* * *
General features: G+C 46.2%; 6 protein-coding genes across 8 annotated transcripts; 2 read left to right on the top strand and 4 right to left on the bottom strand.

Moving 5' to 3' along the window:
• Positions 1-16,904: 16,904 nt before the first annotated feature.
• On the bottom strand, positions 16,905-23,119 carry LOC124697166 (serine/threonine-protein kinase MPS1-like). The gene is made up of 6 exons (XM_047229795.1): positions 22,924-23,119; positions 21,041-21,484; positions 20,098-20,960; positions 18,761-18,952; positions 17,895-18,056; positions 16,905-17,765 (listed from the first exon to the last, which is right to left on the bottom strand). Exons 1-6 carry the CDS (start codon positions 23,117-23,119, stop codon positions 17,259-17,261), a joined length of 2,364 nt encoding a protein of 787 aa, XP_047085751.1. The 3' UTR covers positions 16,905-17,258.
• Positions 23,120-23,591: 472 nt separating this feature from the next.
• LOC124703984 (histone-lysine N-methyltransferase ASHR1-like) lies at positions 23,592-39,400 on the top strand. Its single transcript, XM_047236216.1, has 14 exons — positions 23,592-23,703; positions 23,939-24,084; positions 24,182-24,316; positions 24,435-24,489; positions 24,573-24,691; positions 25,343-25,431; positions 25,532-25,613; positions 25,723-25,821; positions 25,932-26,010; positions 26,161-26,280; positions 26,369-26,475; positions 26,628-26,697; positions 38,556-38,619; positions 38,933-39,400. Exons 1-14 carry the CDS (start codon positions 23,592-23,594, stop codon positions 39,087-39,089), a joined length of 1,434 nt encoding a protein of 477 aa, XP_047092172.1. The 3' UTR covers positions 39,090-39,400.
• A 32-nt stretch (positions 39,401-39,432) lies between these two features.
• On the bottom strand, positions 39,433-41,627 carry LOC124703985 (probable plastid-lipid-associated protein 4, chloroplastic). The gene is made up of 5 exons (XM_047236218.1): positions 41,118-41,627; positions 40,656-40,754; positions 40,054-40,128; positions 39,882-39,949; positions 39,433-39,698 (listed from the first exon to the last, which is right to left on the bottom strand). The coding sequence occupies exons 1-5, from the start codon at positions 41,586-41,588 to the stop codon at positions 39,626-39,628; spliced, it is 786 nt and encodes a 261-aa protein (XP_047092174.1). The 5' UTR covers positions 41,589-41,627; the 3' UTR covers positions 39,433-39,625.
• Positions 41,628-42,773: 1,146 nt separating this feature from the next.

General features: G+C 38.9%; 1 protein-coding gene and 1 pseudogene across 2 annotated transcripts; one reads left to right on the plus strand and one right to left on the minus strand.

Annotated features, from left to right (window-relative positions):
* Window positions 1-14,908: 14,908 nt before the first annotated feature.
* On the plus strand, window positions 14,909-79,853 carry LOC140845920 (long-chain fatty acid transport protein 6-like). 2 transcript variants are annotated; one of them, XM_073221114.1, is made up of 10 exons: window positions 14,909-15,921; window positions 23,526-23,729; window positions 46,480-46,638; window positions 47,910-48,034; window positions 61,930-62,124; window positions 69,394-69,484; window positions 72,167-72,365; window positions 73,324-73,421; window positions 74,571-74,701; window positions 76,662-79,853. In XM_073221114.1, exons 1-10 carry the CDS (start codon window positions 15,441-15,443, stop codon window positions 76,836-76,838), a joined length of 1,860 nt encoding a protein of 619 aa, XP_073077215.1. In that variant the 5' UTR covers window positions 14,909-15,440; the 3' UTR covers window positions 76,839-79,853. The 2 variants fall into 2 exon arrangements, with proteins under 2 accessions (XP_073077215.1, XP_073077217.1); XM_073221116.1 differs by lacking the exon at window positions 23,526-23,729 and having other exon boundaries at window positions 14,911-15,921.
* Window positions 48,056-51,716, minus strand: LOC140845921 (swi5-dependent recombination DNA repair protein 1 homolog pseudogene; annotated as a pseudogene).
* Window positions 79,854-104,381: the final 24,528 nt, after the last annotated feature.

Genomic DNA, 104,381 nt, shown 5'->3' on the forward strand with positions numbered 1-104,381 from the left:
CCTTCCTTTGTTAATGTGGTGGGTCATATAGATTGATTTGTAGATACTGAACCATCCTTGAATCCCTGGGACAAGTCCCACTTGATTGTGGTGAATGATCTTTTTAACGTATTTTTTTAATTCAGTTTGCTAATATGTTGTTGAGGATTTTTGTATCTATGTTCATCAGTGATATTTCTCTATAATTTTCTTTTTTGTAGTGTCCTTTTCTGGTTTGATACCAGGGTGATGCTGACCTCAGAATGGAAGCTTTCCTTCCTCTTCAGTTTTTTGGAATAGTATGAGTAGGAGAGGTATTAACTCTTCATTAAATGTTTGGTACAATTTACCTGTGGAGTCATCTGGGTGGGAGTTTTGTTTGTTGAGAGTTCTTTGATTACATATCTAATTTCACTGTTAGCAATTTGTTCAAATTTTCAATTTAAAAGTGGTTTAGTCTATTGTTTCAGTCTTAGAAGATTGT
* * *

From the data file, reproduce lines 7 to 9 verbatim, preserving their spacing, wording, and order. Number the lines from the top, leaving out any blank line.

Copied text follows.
• A 32-nt stretch (positions 39,401-39,432) lies between these two features.
• On the bottom strand, positions 39,433-41,627 carry LOC124703985 (probable plastid-lipid-associated protein 4, chloroplastic). The gene is made up of 5 exons (XM_047236218.1): positions 41,118-41,627; positions 40,656-40,754; positions 40,054-40,128; positions 39,882-39,949; positions 39,433-39,698 (listed from the first exon to the last, which is right to left on the bottom strand). The coding sequence occupies exons 1-5, from the start codon at positions 41,586-41,588 to the stop codon at positions 39,626-39,628; spliced, it is 786 nt and encodes a 261-aa protein (XP_047092174.1). The 5' UTR covers positions 41,589-41,627; the 3' UTR covers positions 39,433-39,625.
• Positions 41,628-42,773: 1,146 nt separating this feature from the next.